Fig. 1: Principle of ADRIFT-QPI.
figure1

a Dynamic range of phase imaging: (left) conventional QPI, (centre) dark-field imaging, (right) ADRIFT-QPI. We assume a standard CMOS image sensor where a full well capacity of ~10,000 e/pixel is used. b Principle of dynamic range expansion in ADRIFT-QPI. The left column shows the first measurement, where the large-OPD distribution of the sample (B) is measured by QPI with plane wave illumination. The centre column shows the situation of PC-DF-QPI where the DF mask blocks the unscattered light by phase cancellation with the SLM. The right column shows the second measurement, which is PC-DF-QPI with strong light illumination, allowing for dynamic-range-shifted highly sensitive measurement. The dynamic-range-expanded OPD distribution of the sample (A) can be computationally reconstructed by adding the PC-DF-QPI measurement result (A–B′) to the SLM input OPD map (B′). c Optical implementation of ADRIFT-QPI. In this work, off-axis DH is used as a QPI technique. DH and DF-DH are switchable in a single setup by insertion/removal of the DF mask. The phase-only SLM is placed in the sample conjugate plane for wavefront shaping, while the DF mask is placed in the Fourier plane for spatially filtering the unscattered light. The illumination light intensity on the sample can be changed with a neutral density (ND) filter placed in front of the sample. BS: beamsplitter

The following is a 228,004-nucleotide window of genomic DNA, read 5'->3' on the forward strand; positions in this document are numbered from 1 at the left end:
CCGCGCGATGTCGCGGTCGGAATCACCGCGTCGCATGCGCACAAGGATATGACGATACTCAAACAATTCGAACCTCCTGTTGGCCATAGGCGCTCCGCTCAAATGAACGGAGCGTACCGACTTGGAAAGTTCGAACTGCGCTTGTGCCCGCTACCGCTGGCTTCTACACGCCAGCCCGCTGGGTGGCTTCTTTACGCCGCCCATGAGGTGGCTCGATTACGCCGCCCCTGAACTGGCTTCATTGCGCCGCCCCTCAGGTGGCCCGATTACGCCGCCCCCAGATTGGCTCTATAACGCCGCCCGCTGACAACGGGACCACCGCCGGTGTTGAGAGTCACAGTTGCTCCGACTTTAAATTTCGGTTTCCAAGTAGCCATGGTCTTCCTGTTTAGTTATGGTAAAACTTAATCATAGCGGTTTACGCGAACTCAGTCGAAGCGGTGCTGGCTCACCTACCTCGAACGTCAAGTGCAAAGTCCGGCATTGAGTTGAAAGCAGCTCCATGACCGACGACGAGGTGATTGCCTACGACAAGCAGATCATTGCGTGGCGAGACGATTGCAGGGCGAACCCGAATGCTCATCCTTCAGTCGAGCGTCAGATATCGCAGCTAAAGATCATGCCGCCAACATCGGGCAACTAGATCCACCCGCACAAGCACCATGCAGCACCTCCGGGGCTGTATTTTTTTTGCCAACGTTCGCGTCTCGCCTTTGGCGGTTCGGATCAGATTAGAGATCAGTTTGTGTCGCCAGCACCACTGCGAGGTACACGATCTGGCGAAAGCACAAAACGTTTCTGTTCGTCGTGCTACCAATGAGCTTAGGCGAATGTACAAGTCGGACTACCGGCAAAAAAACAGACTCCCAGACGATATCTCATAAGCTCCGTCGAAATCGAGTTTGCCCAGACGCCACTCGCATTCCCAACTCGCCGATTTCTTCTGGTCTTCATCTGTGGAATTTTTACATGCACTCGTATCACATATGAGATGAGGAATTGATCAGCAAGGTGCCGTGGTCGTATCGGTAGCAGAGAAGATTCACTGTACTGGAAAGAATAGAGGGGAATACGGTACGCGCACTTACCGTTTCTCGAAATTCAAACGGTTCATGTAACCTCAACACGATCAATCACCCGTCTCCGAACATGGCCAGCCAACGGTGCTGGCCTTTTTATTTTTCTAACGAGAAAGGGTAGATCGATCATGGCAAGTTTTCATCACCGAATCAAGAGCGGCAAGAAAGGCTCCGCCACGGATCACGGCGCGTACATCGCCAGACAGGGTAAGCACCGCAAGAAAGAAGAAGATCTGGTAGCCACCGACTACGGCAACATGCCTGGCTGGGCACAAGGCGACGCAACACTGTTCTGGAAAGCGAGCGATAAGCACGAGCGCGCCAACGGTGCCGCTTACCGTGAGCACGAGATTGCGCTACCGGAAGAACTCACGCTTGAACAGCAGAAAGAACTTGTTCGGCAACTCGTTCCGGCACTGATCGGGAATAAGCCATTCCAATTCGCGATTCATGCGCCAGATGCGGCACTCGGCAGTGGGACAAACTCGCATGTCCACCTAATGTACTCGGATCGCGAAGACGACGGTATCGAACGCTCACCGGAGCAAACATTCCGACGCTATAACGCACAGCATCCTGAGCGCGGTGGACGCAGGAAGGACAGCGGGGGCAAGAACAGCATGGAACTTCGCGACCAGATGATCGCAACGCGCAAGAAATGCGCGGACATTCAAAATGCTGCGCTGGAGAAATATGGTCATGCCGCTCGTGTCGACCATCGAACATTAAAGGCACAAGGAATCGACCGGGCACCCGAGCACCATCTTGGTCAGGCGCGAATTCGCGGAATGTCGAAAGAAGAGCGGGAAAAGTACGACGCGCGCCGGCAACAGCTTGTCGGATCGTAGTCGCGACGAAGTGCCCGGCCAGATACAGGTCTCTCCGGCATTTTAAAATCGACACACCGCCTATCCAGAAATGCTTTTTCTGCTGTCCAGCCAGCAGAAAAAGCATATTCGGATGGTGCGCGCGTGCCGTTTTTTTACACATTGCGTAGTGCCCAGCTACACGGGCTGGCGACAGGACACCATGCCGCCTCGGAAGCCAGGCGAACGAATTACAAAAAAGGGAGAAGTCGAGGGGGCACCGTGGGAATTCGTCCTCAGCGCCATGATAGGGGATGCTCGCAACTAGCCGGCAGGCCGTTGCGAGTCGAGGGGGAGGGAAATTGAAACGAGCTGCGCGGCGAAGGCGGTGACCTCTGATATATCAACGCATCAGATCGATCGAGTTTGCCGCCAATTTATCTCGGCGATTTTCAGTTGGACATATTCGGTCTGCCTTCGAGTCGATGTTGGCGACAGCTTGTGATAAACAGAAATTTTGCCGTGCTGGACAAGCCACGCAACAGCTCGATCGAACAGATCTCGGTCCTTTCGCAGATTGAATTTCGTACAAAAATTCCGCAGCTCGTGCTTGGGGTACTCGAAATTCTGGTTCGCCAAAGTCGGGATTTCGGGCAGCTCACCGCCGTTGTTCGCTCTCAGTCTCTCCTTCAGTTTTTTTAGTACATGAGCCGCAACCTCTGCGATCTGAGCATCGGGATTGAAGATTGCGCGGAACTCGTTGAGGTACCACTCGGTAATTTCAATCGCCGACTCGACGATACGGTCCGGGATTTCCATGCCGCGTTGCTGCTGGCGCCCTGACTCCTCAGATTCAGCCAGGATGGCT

Here, we propose and demonstrate a method to expand the dynamic range of phase imaging, which we call adaptive dynamic range shift quantitative phase imaging (ADRIFT-QPI). It works by separately measuring the large- and small-OPD distributions of a sample and seamlessly connecting them (Fig. 1a). In addition to measuring large OPDs with the conventional QPI, we measure small OPDs with a new technique called phase-cancelling dark-field quantitative phase imaging (PC-DF-QPI), which is enabled by a wavefront shaping technique in the dark-field QPI (DF-QPI) configuration. Our proof-of-concept experiments demonstrate dynamic range expansion (sensitivity improvement) of QPI measurement by a factor of 6.6, which corresponds to a 44 times speed improvement, and show significant sensitivity improvement of MIR photothermal QPI. The concept of this technique promises remarkable advancement of label-free imaging with its high sensitivity.